It is not what they put in it. It is how they pull it.

19 10 2010

Mey Lin's Hot & Sour (Hand-Pulled) Noodle Soup

IT HAS been a while since I last wrote a chef a glowing thank you note.  The first one was for the chef at the Makati Shangri-La Hotel when they surprisingly – and quite happily – obliged me by fulfilling my request for Hainanese Chicken Rice.  Complete with all the sauces.  Eventhough it’s not on the coffee shop menu.  At.  Twelve.  Midnight.

Last weekend, I wrote a long one for the chef at Mey Lin at SM Mall of Asia (MOA).  I had to check myself if I was just overwhelmed by the fact that I was spending a day in MOA, a non-event for just everybody else, yet a major one for me.  I’ve always felt it to be so out of the way.  So making it there – a good half hour before the stores actually opened – may be a cause for celebration.  But watching sales associates squeegeeing glass panels doesn’t a celebratory mood make.  So it was really the food that made me happy.

I’ve never been to Mey Lin.  It took a comment made to my post “Canoodling noodle thoughts” for me to seek it out.  But that too wasn’t the reason I found myself on the restaurant strip at MOA that day.  I was there for Peanut Butter Company.  I’ve been wanting to find out how my own Sesame Peanut Noodles fare vis-à-vis their Cold Sesame Noodles with Oriental Dressing.

But my peripheral vision caught the words Mey Lin.  And Mey Lin surreptitiously beckoned.

The menu was huge.  But I was there for the hand-pulled noodles!

“What are your bestsellers?”


“Yes, the hand-pulled noodles.”

“Sir, this…” (points to something like Anisio Beef Noodle Soup)

“…and this.”  (points to Seafood Noodle Soup)

“Okay, I’ll have the Hot & Sour Noodle Soup!  Meal…  NOT snack.”  (Looking back, I felt rude not taking him up on his recommendations!  Asking for the bestsellers yet not considering them.  The height of rudeness!)

“Is that like the Chinese Hot & Sour Soup but with noodles?”

All I got was a blank stare.

“Is your lemonade fresh?”


“Then one of that please.”

“Do you have something called “kutchay” dumplings?”  (I attempted to describe kutchay, which is actually chive blossoms)

“Yes, Sir.  Pero mas marami po yung pork.”  (Yes, Sir.  But it has a lot more pork than kutchay.)

“Oh, nevermind.  Just the soup and lemonade then.”

Breathless in anticipation of the huge bowl that will soon land on my table, I diverted my restlessness to the seeming show that is the hand-pulling of the noodles.  Wary of whipping out my digital camera after a less-than-pleasant experience with the security personnel of Calvin Klein Jeans (“Bawal po dito yan.”  …  and I was still outside their store!  It’s never the message that’s my problem.  It’s how it is said.  I scrapped my plan to buy a couple of shirts, and in my own words told him: “Big mistake!  Huge!”  Hahaha!)…  Where was I?  Oh, whipping out my camera!

I looked the chef in the eye, and without speaking a word, pursed my lips to the direction of the camera in my right hand.  He let out a wide smile and nodded.  I rose from my seat and watched how these amazing noodles are pulled to perfection.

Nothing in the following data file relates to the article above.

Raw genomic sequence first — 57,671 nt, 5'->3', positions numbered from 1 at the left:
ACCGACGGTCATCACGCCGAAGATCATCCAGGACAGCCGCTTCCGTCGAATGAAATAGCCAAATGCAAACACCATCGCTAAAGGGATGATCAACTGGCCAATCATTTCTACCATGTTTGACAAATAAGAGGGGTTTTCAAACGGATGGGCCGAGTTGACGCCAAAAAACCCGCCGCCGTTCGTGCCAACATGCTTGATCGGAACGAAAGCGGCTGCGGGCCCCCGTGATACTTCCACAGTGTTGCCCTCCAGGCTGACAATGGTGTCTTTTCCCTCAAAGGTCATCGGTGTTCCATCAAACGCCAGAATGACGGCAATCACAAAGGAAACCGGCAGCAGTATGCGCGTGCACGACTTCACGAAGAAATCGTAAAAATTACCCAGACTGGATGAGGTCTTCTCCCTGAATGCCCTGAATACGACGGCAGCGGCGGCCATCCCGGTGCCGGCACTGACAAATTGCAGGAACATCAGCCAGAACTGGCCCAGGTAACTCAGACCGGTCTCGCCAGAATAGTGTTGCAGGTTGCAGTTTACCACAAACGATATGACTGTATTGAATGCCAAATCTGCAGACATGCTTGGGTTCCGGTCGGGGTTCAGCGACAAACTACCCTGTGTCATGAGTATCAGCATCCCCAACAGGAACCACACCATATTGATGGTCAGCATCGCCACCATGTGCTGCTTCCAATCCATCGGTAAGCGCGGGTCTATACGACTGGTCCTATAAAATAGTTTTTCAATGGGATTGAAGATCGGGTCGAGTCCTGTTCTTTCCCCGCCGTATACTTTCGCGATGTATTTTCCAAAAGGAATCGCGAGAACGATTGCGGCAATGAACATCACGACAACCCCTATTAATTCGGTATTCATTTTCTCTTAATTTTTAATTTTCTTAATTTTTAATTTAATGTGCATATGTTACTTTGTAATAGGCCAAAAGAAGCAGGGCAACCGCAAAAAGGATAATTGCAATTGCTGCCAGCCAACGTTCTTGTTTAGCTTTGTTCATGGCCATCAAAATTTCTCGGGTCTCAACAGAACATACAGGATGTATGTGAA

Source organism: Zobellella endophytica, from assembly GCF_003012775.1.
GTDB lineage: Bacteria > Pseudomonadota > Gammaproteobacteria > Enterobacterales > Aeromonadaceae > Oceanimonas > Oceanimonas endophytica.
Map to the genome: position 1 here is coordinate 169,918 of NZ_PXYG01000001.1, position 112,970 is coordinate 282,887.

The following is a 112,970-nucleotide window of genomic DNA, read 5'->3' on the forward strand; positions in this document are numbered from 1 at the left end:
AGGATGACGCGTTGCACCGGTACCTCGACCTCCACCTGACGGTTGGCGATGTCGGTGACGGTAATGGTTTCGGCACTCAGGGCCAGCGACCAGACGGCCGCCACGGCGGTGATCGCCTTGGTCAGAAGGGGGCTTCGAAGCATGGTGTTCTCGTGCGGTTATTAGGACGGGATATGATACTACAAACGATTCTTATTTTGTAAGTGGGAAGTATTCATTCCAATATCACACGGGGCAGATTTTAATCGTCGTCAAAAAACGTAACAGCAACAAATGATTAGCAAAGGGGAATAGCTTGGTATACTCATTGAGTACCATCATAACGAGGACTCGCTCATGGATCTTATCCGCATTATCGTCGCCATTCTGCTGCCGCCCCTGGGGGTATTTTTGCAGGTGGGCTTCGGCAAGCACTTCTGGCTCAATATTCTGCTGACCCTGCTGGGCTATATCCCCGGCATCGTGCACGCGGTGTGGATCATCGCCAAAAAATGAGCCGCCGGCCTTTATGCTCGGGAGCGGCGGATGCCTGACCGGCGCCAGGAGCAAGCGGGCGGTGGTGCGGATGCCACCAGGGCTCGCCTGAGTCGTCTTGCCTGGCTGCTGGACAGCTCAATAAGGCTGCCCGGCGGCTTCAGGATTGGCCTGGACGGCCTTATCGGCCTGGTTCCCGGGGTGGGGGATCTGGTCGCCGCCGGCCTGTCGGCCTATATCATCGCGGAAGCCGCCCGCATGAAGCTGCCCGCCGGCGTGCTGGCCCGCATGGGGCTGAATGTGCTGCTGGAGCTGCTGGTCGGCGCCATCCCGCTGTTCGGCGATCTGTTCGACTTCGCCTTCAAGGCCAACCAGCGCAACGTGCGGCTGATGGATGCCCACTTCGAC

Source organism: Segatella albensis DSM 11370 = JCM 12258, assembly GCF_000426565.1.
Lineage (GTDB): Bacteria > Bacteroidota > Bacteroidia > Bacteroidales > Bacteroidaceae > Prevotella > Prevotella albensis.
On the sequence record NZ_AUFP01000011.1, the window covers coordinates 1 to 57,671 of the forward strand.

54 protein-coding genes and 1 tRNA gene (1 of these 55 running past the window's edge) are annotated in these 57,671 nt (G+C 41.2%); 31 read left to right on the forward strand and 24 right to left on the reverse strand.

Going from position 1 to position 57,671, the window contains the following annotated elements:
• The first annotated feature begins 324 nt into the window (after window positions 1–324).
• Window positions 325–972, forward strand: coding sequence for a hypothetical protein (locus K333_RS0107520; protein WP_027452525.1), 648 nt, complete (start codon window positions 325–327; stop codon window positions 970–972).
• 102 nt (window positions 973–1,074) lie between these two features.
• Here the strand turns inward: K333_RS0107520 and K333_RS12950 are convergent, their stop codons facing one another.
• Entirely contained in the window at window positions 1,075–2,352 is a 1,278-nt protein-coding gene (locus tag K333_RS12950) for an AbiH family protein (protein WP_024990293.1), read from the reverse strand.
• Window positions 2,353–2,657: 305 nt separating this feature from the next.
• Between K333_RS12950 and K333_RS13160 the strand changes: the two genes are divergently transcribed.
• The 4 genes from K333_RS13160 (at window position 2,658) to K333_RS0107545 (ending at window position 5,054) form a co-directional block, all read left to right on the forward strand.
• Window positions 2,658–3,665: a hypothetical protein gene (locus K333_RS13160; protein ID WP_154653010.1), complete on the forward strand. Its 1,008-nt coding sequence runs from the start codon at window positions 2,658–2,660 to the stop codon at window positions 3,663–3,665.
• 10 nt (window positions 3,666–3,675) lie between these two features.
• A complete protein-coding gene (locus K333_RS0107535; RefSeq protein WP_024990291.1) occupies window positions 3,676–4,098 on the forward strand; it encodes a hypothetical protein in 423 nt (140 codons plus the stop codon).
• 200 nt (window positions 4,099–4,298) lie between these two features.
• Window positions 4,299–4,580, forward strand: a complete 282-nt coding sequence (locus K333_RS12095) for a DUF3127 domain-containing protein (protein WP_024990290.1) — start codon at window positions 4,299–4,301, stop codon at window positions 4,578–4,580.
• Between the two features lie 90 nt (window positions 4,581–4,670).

The dough is made of just the basics – pastry flour, enriched all-purpose flour, water, and salt.  Probably a little oil too.  But it is not the recipe that is crucial here.  It is the skill in pulling them into fine, perfect noodles.  Chinese chefs are known to spend years perfecting this craft.

It was hard to keep up with the speed and dexterity with which Mr. Chef hand-pulls the dough into noodles.  And I was at the mercy of the limitations of my compact digital camera.  But I think I got the steps down pat:  Knead the dough.  Roll the dough into a long cylinder.  Rub a little oil onto it.  As needed, dust the work table with a little flour.  Or, dust the dough itself.  Grab both ends of the dough, and bring them together.  Twist the dough, and then pull it out, stretching your arms as far as you can go.    Fold the dough in half, dusting with flour as necessary.  Continue this process until fine noodles are formed.  Cook the noodles briefly in briskly boiling water.  They should be ready for any final cooking required for the dishes they’ll be used in.

Mr. Chef pulls the noodles to perfection! I couldn't wait!

For something made out of very few basic ingredients, I was amazed at how yummy the noodles tasted and how nicely chewy their texture was.  Right there and then, I declared that it has got to be the best noodles I’ve ever had.  Well, maybe not the absolute best but definitely on a part with my all-time fave, Kim Hiong.  Without question, I’d choose Mey Lin over North Park anytime.  Anytime.

The amazing noodle soup bowl has landed!


Aren't those noodles drool- and slurp-worthy?!


100 grams of perfection. Nothing "plain" about these noodles!

It didn’t hurt too that the hot & sour soup the noodles came in really tasted authentic, comparable to the best I’ve had here and abroad – and up in the air at 30,000 feet.  I slurped the noodles with all the finesse I could muster and before I knew it, I had to ask for an extra plain noodle order worth 100 grams, quite a steal at 30 pesos!

Just writing this now is making my mouth water.  I’ve got to go back to Mey Lin!  And quick!

Copyright © 2010 by eNTeNG  c”,)™©’s  MunchTime™©.  All rights reserved.




One response

8 02 2011

I must agree, their hand-pulled noodles are the best! I soooo love the Adobo Egg & Tokwa noodles and Chicken Mushroom noodles 😀 of course, it aint complete w/o the chili sauce 😀


Leave a Reply

Fill in your details below or click an icon to log in: Logo

You are commenting using your account. Log Out / Change )

Twitter picture

You are commenting using your Twitter account. Log Out / Change )

Facebook photo

You are commenting using your Facebook account. Log Out / Change )

Google+ photo

You are commenting using your Google+ account. Log Out / Change )

Connecting to %s

%d bloggers like this: